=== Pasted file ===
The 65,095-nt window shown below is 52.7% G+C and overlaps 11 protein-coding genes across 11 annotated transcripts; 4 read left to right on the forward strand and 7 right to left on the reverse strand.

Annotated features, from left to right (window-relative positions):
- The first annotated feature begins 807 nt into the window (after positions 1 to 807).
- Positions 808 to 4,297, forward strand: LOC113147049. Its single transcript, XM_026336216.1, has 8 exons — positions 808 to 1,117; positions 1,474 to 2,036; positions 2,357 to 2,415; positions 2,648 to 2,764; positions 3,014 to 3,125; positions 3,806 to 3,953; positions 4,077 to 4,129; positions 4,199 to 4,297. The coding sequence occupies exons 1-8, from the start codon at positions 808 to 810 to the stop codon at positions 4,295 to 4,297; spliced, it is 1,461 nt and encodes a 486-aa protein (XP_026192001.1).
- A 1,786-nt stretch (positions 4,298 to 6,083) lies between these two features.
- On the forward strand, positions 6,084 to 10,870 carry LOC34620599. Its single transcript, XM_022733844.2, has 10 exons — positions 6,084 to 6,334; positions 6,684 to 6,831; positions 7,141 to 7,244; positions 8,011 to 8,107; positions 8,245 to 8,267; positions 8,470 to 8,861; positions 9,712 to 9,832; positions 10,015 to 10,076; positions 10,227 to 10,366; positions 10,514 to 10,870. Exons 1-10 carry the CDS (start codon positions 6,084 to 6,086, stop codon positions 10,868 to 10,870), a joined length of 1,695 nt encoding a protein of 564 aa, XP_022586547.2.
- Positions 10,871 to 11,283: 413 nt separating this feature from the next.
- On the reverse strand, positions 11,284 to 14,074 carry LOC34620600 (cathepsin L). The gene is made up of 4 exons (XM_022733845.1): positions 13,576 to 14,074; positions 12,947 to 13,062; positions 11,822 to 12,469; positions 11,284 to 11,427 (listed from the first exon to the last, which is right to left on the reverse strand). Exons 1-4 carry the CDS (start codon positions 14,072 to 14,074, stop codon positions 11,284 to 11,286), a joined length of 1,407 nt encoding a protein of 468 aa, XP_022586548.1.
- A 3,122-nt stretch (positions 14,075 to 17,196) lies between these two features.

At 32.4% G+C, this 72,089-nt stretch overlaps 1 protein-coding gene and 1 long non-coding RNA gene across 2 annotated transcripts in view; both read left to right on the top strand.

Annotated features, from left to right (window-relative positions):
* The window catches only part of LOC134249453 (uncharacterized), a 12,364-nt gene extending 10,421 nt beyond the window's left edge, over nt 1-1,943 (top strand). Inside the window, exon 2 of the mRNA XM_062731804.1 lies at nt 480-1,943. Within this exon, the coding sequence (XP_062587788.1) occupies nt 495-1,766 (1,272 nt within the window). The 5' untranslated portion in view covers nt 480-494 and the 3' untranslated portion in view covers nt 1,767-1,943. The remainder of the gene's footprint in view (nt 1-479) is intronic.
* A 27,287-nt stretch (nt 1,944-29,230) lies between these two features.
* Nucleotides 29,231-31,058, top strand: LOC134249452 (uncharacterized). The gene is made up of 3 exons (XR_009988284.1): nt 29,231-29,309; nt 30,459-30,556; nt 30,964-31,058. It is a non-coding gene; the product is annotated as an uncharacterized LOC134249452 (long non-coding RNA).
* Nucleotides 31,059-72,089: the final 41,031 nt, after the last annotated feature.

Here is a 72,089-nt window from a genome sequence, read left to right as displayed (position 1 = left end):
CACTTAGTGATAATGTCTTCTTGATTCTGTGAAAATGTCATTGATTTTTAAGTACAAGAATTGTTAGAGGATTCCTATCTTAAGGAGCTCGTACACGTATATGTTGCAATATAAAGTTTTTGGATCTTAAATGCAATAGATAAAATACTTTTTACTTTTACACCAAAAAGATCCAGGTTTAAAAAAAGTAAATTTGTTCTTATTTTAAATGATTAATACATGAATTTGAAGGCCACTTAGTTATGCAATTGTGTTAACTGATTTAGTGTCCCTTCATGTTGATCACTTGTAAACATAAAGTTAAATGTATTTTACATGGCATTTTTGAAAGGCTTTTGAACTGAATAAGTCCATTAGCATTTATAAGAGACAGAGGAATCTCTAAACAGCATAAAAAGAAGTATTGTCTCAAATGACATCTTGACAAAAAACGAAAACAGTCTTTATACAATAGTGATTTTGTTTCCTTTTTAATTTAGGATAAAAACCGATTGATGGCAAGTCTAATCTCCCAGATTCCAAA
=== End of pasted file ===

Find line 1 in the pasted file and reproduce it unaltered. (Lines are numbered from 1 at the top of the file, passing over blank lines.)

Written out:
The 65,095-nt window shown below is 52.7% G+C and overlaps 11 protein-coding genes across 11 annotated transcripts; 4 read left to right on the forward strand and 7 right to left on the reverse strand.